Third spot goes to Overture Films' The Crazies, a remake of the George Romero classic. Once thought to be horror movie roadkill, fantastic reviews and an excellent marketing campaign for The Crazies turned it from a $6-$7 million opener into a $16.5 million opener. The Crazies earned that from only 2,476 venues, which gives it a solid venue average of $6,670. From director Breck Eisner, son of Michael Eisner and director of Sahara, The Crazies not only opened well for a horror remake, the reviews were to die for. At RottenTomatoes, 102 reviews were counted, and of those, a shocking 72 were fresh, giving it a fresh rating of 72%, something never seen in horror remakes. Using an example like October 2009's The Stepfather, The Crazies both outgrossed and out-reviewed it. The Stepfather opened to $11.6 million, and came in at a laughable 11% fresh at RT. March 2009's Last House on the Left opened to $14 million and was 45% fresh. The remake of The Hitcher in 2007 opened to $7.8 million and was 19% fresh. A film like The Crazies will give horror fans hope that their classic films can be remade into decent movies – that it is possible. This one cost only $20 million to make, so expect to see a sequel before you know it.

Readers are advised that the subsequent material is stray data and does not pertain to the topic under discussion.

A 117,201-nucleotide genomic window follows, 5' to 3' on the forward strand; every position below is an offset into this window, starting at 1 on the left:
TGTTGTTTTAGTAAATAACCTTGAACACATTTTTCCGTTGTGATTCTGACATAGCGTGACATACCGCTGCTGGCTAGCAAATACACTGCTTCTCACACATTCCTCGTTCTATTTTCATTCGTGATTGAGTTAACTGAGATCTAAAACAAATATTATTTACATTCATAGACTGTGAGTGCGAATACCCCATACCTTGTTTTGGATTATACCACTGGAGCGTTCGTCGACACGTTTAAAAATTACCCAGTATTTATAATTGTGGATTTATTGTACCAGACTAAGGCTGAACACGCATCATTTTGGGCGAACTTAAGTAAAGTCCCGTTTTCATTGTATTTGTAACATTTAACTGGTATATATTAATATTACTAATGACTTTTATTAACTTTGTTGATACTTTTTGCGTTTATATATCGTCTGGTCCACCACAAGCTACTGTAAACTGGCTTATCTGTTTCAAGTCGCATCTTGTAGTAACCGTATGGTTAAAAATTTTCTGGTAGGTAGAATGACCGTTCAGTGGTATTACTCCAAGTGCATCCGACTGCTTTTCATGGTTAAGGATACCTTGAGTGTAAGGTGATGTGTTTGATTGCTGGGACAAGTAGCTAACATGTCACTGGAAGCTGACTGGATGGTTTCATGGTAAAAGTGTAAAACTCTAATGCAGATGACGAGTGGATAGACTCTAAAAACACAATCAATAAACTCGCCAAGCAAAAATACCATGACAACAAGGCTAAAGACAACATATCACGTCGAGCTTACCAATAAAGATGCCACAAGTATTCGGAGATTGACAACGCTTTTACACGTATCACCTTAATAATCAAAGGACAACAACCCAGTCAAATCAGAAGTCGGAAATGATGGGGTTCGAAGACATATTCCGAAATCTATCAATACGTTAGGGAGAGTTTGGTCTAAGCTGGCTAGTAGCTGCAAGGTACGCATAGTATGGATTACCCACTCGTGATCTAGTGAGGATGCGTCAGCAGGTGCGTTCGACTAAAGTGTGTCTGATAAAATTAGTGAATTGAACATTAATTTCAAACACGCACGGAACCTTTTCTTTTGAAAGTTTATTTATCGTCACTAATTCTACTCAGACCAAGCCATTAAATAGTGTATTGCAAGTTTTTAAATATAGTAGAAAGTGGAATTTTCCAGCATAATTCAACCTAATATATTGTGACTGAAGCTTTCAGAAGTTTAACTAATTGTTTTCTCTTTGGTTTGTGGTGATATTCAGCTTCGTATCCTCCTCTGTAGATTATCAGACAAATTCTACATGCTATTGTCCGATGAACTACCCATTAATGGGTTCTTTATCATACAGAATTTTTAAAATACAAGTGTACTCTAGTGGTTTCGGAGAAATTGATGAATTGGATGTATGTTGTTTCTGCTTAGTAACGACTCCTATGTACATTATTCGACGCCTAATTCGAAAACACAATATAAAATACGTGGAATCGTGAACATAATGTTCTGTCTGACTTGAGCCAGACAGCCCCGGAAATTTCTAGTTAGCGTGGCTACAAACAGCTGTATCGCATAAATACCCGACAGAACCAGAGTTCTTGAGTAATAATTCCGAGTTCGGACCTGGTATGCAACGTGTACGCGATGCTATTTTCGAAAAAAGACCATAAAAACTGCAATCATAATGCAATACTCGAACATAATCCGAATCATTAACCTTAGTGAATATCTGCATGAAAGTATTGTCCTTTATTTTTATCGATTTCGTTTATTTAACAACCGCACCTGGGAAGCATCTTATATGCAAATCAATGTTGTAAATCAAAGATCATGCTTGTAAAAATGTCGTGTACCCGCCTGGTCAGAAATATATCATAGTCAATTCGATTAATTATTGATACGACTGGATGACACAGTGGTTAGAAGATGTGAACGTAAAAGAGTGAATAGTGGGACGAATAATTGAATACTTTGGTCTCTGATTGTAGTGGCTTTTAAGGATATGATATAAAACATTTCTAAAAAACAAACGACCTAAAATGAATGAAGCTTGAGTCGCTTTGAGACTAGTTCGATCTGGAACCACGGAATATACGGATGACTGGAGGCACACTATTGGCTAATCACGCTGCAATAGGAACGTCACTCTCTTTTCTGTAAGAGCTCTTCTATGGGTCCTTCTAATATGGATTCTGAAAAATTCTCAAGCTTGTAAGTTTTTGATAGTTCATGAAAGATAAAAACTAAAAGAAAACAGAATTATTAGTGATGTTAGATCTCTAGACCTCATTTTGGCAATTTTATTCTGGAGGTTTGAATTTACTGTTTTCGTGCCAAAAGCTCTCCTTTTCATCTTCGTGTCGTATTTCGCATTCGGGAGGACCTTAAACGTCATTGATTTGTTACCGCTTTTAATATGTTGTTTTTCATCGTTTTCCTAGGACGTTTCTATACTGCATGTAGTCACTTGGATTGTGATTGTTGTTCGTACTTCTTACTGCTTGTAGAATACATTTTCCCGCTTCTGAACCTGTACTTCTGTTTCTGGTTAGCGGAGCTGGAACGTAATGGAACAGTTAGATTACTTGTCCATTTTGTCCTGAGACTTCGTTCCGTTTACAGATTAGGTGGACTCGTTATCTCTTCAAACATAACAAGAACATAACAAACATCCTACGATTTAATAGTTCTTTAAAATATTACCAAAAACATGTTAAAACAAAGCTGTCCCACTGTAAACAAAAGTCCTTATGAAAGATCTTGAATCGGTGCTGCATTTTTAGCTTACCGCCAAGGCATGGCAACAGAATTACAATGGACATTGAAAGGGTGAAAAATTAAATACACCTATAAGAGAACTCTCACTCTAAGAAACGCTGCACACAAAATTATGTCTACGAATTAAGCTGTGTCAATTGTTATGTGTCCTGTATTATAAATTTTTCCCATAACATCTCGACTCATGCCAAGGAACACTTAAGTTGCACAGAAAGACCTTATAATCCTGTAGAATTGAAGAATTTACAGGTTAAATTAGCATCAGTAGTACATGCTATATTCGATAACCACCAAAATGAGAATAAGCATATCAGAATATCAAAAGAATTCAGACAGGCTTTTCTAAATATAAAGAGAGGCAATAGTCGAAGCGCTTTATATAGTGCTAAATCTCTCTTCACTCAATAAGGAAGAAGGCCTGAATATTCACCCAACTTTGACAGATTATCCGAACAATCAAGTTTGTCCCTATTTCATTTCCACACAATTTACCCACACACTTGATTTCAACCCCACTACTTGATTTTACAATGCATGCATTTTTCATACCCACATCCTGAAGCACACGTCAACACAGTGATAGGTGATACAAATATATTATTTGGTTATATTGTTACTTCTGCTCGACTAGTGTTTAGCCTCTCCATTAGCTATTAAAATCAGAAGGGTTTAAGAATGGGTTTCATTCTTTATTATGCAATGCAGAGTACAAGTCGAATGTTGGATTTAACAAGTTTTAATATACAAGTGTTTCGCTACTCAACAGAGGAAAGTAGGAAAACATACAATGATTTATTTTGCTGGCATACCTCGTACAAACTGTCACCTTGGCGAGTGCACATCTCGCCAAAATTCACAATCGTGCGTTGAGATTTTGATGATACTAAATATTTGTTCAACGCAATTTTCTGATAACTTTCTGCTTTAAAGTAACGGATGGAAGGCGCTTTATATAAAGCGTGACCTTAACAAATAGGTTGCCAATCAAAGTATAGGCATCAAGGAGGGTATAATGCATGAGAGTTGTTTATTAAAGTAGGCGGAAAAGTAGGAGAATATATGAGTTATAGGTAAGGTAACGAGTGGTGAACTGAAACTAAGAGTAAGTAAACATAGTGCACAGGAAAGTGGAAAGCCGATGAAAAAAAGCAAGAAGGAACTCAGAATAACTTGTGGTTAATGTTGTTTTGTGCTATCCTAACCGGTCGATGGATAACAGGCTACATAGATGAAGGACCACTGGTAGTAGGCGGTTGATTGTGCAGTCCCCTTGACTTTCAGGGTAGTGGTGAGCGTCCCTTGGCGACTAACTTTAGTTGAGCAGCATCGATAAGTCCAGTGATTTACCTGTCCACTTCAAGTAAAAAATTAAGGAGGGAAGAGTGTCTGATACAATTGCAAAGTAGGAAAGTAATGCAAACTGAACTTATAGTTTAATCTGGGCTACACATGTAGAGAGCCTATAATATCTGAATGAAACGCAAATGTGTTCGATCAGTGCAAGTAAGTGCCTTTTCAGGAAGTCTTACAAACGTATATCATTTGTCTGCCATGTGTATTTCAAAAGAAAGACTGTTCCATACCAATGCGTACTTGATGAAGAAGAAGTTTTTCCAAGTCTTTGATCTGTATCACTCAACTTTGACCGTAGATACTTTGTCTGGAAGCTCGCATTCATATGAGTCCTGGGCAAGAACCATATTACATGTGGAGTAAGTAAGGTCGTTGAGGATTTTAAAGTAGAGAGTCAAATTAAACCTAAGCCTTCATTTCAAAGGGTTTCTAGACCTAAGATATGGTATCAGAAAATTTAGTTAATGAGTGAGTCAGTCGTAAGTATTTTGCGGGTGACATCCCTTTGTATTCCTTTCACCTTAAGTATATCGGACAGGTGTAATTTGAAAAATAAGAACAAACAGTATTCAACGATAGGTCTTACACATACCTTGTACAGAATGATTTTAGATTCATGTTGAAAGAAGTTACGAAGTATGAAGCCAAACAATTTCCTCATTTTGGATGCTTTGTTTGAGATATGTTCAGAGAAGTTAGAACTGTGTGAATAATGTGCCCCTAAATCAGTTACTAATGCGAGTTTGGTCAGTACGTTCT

Fourth goes to Avatar, as it spends its last weekend as the only film in release in 3D. Avatar earned another $14 million in its 11th weekend and has another sublime drop of only 14%. Next weekend becomes really interesting for Avatar, as Tim Burton and Alice in Wonderland are coming to a 3-D theatre near you, and reviews are already strong. How far will Avatar fall over the weekend that precedes Oscar night – 50%? 60%? Avatar crossed the $700 million mark on Saturday, its 72nd day of release. Where Avatar ends up will depend on the next two weekends ahead, but for now it should celebrate earning $706.9 million so far.